EDITORIAL | Legal clarity on booze bans is vital
Lives and livelihoods need to be saved, so it is imperative a balance is found when it comes to alcohol
It was hard to argue with the government’s logic behind its alcohol sales ban when photos emerged of empty casualty wards on New Year’s Day. It is uncontested: restricting access to alcohol did free up hospital beds during a raging pandemic. Yet it does not mean SA Breweries (SAB) has taken the wrong decision by continuing with its court case against the government. Cooperative governance and traditional affairs (Cogta) minister Nkosazana Dlamini-Zuma last week filed more than 1,000 papers in the Western Cape High Court to defend the booze ban, as SAB lawyers insisted the matter went ahead, despite a recent relaxation of restrictions allowing alcohol sales from Mondays to Thursdays.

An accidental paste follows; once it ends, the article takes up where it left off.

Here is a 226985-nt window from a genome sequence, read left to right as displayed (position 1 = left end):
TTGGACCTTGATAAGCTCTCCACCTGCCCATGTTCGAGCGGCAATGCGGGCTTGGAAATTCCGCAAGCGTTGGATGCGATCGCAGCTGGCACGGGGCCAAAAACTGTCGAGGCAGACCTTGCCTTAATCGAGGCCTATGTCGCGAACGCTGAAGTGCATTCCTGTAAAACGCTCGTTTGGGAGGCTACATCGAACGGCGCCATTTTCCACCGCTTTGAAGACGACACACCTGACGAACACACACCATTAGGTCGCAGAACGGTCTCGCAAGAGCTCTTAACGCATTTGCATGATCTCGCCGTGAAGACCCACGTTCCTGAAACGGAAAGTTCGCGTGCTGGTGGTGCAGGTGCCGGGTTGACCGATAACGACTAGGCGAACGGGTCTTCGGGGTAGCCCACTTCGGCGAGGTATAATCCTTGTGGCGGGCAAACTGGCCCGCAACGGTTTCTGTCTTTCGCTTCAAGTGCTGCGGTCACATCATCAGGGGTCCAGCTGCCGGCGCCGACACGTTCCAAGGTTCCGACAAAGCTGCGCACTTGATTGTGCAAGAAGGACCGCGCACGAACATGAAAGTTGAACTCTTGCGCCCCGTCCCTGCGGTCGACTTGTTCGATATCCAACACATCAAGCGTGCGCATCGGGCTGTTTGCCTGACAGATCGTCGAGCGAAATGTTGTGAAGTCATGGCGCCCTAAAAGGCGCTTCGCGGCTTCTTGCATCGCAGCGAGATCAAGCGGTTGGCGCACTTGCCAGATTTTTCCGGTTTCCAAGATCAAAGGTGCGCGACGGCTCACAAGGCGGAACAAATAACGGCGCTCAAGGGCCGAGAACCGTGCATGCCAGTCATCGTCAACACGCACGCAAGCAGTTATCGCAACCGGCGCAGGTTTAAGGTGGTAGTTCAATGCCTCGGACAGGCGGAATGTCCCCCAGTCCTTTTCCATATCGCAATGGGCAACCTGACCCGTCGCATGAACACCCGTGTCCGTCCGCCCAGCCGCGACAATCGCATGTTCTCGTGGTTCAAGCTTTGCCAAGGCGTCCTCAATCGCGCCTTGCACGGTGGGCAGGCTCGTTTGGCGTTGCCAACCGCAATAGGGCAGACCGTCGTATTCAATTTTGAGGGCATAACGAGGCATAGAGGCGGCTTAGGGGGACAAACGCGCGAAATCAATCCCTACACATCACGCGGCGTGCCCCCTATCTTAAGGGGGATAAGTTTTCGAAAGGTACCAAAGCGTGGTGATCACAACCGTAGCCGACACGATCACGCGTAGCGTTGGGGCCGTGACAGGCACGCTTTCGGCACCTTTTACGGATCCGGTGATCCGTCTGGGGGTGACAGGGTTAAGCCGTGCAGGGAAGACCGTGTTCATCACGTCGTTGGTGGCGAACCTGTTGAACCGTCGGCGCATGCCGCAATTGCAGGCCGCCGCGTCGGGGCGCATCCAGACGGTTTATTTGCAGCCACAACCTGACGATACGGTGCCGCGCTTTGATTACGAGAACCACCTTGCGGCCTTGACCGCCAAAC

SAB said it believed going ahead with the matter was “in the interests of legal certainly and ... to ensure that its continued business operations are not interrupted unnecessarily by further unlawful and unconstitutional prohibitions”. The government argues the prohibitions did not breach any rights in the Bill of Rights and even if a right was limited, this was justifiable...